"De bes' times I can 'member always come 'roun' de Fourth o' July. Dat was always de beginnin' o' camp-meetin'. Aint nothin' lak dat in dese days. "Ever'body what had any standin' went. Dey cooked up whole trunks full o' good things t'eat an' driv' over to de camp groun's. De preacher had a big pavilion covered wid sweet-gum branches an' carpeted wid sawdust.
Well, I hung on an' on, thinkin' he'd get better, poor fellow, he didn't want to go, but one night, about dark, I took the Big Gray an' put him to the cart, an' bedded it down wid straw; an' I wrapped me Tom up in two blankits an' carried him downstairs in me own arms, an' driv slow to the ferry." She hesitated for a moment, leaned her bruised head on her hand, and then went on:
It was stout, new cloth, an' it glistened like a patch of snow in the sun, an' driv' the crowd back on all sides in a big ring. I reckon everybody thar thought Alf surely would balk at a thing like that, but it looked like the fun folks was pokin' at him had got his dander up.
And though it would come tough on Josiah and me to be driv out of house and home and scalped and made slaves on, yet right whilst them yeller races wuz engaged in it if I could think at all and of course I don't know how much the seat of thought is situated in the crown of the head and hair and whether the entire citadel would go with the scalp, but if I could think and keep my conscientiousness as I spoze I should, I should have to give in right then and there that it wuz only justice fur the white races to submit to the revenge of the darker complected, thinkin' what we'd done to them.
Dick seemed better satisfied after they left the judge, an' they driv' back home without any more wranglin'. Dick has bought him some new fishin'-tackle, an' is off to the river to-day. He has a natural pride in the big plantation, and rid all over it this mornin'. He says he has some new ideas that he picked up in the West before he had his spell, I reckon which he intends to apply there."
The master's come home long life to him! and family come home yesterday, all entirely! And I driv Miss Nugent's maid, that maid that was, and another; so I had the luck to be in it along WID 'em, and see all, from first to last.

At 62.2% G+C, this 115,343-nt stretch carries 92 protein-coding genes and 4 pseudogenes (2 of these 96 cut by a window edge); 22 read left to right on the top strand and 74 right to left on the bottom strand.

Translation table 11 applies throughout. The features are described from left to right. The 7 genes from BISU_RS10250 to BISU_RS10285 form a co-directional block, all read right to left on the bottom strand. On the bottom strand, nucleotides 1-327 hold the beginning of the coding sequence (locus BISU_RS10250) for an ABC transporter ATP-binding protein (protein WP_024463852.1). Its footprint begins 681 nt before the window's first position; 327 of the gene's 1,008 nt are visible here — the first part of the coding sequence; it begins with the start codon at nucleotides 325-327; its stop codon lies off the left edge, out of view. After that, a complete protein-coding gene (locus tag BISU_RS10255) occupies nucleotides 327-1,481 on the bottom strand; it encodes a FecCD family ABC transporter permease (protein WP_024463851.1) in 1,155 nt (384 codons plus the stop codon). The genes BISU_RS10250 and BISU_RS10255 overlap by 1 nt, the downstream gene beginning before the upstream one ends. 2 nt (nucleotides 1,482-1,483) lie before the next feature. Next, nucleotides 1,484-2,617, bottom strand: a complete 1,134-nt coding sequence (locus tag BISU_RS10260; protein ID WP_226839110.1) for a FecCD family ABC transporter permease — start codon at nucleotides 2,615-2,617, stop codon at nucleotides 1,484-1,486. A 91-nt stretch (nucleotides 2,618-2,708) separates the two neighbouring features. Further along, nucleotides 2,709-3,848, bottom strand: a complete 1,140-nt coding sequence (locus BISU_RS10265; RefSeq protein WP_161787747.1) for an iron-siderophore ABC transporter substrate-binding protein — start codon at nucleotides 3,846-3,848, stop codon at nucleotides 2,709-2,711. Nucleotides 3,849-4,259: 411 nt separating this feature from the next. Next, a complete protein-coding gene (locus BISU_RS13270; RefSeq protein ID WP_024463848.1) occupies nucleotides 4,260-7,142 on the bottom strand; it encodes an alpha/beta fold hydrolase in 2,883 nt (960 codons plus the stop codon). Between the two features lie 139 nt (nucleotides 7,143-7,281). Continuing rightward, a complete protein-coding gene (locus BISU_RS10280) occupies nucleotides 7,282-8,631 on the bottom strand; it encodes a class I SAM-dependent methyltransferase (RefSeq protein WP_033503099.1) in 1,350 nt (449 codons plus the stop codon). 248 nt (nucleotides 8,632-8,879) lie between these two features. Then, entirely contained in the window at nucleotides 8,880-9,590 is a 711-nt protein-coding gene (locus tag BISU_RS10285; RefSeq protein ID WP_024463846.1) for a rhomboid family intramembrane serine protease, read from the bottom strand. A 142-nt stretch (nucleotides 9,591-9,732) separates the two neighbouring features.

Sez I, "I wanted you to know jest what reason she had for bein' so mad and writin' it, for I knowed you wouldn't feel so mortified about it. The way on't wuz, she wuz in the Office, and hadn't baked that week owin' to the cat tippin' over her yeast, she's so petickular she won't use boughten, and a hull load of company driv up onexpected at leven forty-five.
They've been driv' back 'fore us counted 'pon seein' 'em by the promise of storm. Get you gone, for the love o' the Lard; an' go Mouzle way, else you'll run on top o' Michael for sure." "Ban't no odds if us do. Joan had a mind to see en," answered the farmer; but Joan spoke for herself. She explained that she now wished to depart without seeing her father if possible.
"Well, it was time he was apologizing," Henley cried. "For a little I'd have well!" Dixie smiled and looked at him eagerly. "Did that make you mad, Alfred really mad?" "I don't think I ever was madder in all my life." He walked unsuspectingly into her trap. "I driv' away soon after or I don't know what would have happened. The more I thought about it the madder I got.
Thou needless Goodness, Which if I follow, canst lead me to no Joys. Come, tell me the Price of all your Pleasures. Sir Tim. Look you, Mistress, I am but a Country Knight. Yet I shou'd be glad of your farther Acquaintance. Pray, who may that Lady be Driv. Who, Mrs. Flauntit, Sir? Sir Tim. Ay, she: she's tearing fine, by Fortune. Driv.